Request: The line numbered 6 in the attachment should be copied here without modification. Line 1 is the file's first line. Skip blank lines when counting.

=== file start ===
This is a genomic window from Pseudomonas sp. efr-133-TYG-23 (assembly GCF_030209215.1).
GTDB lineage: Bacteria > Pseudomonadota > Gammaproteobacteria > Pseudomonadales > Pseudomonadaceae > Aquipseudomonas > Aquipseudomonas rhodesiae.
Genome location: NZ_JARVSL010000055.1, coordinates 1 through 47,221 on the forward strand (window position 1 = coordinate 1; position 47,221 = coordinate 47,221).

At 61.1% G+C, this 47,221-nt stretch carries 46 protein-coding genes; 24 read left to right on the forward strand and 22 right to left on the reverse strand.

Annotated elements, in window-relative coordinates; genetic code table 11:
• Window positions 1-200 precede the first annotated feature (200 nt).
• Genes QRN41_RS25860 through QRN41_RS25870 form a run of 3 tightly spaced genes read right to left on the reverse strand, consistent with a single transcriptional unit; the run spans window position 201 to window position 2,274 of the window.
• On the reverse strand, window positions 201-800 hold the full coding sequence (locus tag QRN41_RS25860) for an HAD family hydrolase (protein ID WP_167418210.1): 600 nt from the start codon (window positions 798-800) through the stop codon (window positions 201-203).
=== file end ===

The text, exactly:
• Window positions 1-200 precede the first annotated feature (200 nt).